Thursday, 17 February 2011

another howler

credit: Jojo Mendoza
Here's another howler from my pronunciation assessment sessions:
ˈkjuːrənt vəˈkɛnsiːs ʔaː
ʔˈʌpdeɪtət ʔɒn ə ˈwiːklɪ ˈbɛsɪs

Noice - innit? No, it's not nice - it's frustratinɡ, depressing, exasperating, discouraging, …
Those poor lads and lassies had 7 to 9 years of English at a German secondary school. They proudly wear their Abitur laurels granting them access to university studies. But some of them have a pronunciation which is beyond repair within the confines of a semester’s course. I don’t expect them to know how to pronounce words like ‘mien’, ‘agraffe’, ‘estafette’, ‘muleta’ or ‘theologaster’; but ‘basis’, ‘current’ or ‘vacancies’??? End of rant of a temporarily cantankerous old man.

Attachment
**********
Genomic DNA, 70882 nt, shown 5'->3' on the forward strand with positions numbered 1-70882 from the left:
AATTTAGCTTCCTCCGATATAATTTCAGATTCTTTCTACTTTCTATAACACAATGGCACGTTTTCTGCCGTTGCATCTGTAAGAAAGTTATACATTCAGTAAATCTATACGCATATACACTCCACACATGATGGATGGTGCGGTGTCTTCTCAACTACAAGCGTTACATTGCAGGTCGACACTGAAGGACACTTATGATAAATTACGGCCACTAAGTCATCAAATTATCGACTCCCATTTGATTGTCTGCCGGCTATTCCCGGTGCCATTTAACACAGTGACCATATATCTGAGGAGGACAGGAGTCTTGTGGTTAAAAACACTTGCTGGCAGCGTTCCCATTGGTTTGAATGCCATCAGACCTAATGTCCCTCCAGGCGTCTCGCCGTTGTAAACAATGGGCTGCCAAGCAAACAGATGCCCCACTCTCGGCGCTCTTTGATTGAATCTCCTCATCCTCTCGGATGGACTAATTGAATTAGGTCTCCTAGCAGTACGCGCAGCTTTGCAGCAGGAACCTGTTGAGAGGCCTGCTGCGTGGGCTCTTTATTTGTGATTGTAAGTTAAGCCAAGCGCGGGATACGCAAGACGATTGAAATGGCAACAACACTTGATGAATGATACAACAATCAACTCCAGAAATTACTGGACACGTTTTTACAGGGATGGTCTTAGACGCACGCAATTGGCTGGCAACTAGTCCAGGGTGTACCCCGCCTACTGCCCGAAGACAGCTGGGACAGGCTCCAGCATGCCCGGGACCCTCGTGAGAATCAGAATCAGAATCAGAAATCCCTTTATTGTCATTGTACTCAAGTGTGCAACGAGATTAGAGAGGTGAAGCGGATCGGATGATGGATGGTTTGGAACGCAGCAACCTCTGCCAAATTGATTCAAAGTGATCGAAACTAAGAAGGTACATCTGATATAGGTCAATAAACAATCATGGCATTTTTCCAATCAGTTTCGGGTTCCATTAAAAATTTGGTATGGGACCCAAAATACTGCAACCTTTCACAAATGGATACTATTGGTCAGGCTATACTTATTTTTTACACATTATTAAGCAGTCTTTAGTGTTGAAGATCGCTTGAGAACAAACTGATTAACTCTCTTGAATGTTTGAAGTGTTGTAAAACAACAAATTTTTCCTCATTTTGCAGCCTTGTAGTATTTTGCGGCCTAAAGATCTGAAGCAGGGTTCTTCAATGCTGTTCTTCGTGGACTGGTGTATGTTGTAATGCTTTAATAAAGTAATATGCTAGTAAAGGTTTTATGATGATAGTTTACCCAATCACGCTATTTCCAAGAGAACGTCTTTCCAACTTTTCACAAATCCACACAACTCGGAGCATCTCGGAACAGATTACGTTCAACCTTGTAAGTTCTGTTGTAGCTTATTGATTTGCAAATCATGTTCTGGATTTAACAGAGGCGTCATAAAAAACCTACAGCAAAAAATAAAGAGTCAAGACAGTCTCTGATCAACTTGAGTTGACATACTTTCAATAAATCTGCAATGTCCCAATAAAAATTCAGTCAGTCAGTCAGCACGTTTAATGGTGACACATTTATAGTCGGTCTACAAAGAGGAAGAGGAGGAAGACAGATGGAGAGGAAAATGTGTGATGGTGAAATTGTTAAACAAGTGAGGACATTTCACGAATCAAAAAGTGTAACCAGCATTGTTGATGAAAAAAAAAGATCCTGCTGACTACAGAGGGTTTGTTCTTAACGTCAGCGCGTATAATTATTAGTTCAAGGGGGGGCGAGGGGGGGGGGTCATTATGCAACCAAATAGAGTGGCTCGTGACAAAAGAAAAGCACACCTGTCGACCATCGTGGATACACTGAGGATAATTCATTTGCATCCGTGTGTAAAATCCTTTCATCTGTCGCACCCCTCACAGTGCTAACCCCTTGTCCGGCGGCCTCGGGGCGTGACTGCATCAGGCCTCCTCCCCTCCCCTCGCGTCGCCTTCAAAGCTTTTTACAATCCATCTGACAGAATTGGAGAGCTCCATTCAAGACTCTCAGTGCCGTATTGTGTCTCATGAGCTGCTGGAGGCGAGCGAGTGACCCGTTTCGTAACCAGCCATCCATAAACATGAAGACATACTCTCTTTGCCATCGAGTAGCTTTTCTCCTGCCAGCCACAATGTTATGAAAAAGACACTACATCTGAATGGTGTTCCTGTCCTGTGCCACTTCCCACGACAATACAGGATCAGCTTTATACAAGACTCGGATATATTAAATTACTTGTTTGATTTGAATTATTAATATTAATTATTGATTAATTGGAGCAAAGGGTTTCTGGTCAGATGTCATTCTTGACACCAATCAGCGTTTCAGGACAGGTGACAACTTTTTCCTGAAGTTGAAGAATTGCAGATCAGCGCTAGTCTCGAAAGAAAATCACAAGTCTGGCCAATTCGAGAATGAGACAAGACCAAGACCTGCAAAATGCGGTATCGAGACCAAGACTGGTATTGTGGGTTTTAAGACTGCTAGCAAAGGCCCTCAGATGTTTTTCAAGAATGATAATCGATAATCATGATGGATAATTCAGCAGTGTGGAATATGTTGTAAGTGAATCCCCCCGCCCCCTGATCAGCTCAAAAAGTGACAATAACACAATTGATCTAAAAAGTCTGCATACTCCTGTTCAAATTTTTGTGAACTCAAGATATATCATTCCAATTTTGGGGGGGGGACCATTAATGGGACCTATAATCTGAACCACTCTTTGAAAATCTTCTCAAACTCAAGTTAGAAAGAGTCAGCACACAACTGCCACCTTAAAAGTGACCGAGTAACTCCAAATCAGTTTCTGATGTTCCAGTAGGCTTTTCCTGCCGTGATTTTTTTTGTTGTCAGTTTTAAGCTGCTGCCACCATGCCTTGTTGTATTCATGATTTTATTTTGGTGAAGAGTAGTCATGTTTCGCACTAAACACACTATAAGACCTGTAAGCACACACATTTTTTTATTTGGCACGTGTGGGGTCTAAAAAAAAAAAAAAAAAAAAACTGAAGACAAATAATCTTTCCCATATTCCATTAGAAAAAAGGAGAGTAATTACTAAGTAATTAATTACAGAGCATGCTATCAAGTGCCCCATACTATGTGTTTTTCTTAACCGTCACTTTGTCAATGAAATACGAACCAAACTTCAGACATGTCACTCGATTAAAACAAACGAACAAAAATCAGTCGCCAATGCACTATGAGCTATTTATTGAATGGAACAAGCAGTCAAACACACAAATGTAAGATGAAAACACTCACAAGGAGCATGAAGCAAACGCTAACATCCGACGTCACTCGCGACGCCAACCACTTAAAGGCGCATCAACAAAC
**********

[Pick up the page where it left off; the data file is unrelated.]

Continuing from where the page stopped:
1. Then again, you've Americans who are quite fluent in German, with few mistakes in declension and even with the occasional fitting idiomatic expression - but they consistently pronounce each and every spelt z as a [z].

  2. And most of my students refuse to believe me when I tell them they don't pronounce a /g/ at the end of -ing forms of verbs, etc.... :(

  3. singer versus finger is a problem for some of my German students: to /g/ or not to /g/ ...

  4. Just tell 'em that a "finger" is not someone who "fings".